Each year during Women’s History Month, LIFE at UCF generously celebrates women faculty for their contributions. For 2020, the award criteria focused on commitment to do extraordinary things, designed to celebrate a successful initiative spearheaded by a woman faculty member.
“LIFE at UCF has been honored to be a part of celebrating women faculty for several years now,” said Leslie Collin, executive director of LIFE at UCF. “Our contribution to an annual award recognizes the extraordinary contributions they make and resonates with our members and our goal of working with our UCF partners in a meaningful way.”
Here are the 2020 winners:
Laurie Campbell, assistant professor, Learning Sciences and Educational Research, Community of Innovation and Education
After a conversation with a colleague, assistant professor Laurie Campbell realized teachers who were about to graduate and head to the classroom needed more experience with hands-on instruction with technology. Due to larger class sizes, limited budgets and technology that moves extremely fast, students weren’t getting as much experience with technology as they were with content. Campbell decided to do something; she created Technology Capstones.
Technology Capstones is a class that students take just before graduation. The experience focuses on STEM-based activities, such as augmented reality, virtual reality and electronics. The students participate in different activities, learning how to implement them into their own classrooms. Campbell says this promotes deeper learning, and helps give students experience with STEM technology before stepping into their own classroom.
Terry Thaxton, professor, English, College of Arts and Humanities
Professor Terry Thaxton founded the Literary Arts Partnership in 2003, with the goal of linking UCF to local schools, charities, prisons and residential treatment facilities with creative writing workshops. Since its inception, the LAP has created over 200 initiatives crossing disciplines from history to sociology. More than 3,000 of all majors have helped bring workshops to the community.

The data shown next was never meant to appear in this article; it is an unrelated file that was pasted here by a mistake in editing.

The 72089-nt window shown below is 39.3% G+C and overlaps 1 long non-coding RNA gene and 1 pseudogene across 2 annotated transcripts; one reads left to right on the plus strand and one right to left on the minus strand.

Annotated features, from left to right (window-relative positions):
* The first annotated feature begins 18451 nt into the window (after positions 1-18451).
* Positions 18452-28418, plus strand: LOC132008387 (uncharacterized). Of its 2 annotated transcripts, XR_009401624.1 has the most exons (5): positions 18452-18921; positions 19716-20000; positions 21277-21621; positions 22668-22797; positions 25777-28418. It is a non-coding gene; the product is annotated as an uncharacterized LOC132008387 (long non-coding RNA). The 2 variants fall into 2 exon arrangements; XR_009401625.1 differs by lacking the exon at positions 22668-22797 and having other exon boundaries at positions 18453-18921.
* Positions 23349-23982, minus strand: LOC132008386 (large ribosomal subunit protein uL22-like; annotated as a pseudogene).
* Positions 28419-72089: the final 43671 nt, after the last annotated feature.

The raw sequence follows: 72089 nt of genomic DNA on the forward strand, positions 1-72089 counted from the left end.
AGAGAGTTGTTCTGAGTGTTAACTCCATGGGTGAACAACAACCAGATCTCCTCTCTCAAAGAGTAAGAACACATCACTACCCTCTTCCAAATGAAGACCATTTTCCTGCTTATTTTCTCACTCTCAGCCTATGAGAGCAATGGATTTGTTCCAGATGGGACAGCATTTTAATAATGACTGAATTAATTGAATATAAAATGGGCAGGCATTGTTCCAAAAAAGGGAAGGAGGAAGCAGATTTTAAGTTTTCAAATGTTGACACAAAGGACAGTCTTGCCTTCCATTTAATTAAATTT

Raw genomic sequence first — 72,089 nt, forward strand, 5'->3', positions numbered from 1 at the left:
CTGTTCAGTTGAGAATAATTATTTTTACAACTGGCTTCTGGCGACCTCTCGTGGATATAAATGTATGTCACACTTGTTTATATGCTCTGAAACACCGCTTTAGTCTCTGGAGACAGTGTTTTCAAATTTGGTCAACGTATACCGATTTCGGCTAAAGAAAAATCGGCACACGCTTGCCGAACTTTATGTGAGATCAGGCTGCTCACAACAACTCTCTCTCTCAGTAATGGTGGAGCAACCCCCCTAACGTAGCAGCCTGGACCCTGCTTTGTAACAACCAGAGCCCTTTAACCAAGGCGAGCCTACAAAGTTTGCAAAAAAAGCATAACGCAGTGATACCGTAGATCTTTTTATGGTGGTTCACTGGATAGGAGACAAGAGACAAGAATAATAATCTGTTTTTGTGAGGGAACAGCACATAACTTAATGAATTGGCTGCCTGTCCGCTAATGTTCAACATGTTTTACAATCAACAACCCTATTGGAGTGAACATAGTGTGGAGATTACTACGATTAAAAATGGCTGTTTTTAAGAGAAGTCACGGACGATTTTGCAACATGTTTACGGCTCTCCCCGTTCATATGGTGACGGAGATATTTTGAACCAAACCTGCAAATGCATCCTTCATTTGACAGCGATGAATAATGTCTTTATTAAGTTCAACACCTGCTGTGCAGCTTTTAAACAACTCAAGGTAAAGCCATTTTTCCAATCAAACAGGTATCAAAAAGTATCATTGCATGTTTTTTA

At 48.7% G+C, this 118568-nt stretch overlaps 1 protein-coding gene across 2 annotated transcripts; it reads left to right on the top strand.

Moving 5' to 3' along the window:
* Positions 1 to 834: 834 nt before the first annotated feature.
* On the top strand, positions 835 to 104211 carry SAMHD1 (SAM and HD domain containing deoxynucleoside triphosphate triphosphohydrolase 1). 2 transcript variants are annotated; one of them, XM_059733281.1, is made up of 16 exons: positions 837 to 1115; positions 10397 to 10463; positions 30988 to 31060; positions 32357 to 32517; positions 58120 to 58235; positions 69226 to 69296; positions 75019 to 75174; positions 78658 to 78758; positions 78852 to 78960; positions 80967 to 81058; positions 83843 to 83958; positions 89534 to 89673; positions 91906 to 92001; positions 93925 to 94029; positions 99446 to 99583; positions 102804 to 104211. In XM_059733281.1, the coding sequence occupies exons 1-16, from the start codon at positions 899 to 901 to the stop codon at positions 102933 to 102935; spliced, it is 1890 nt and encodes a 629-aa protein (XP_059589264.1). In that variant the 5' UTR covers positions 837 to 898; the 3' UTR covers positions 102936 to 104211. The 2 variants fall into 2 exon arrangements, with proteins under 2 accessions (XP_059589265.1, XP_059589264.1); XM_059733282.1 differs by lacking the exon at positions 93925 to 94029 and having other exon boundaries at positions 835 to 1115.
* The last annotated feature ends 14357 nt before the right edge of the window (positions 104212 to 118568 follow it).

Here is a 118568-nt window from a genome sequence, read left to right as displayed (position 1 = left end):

The benefits are two-fold: Students develop many skills including public speaking and leadership, while working creatively to find new ways to meet community needs. Students have held poetry workshops for domestic violence survivors and produced creative writing magazines for disadvantaged youth and people who are incarcerated.
Along with her work on the LAP, Thaxton’s continued expansion of the project through other initiatives, such as the Florida Prison Education Project, demonstrates that her civil engagement is wide-ranging and genuine.
Linda Walters, professor, Biology, College of Sciences
While most researchers focus on a specific threat, professor Linda Walters has focused on the Indian River Lagoon in Central Florida’s backyard. She’s explored the link between recreational boat wakes and oyster reef deaths, the impact of invasive species, algal blooms and microplastic pollution among other topics.
Walters’ research has received 197 grants and contracts, totaling $13.85 million from agencies that include the National Science Foundation and the Environmental Protection Agency.
She also partners with more than 20 K-12 classrooms to grow mangroves for future restoration and practice citizen-science tracking of microplastics. She also leads the annual STEM Day at Nemours Children’s Hospital in Orlando. These efforts have garnered Dr. Walters two national awards from scientific societies, plus Disney Conservation Hero status and a day named in her honor in Volusia County.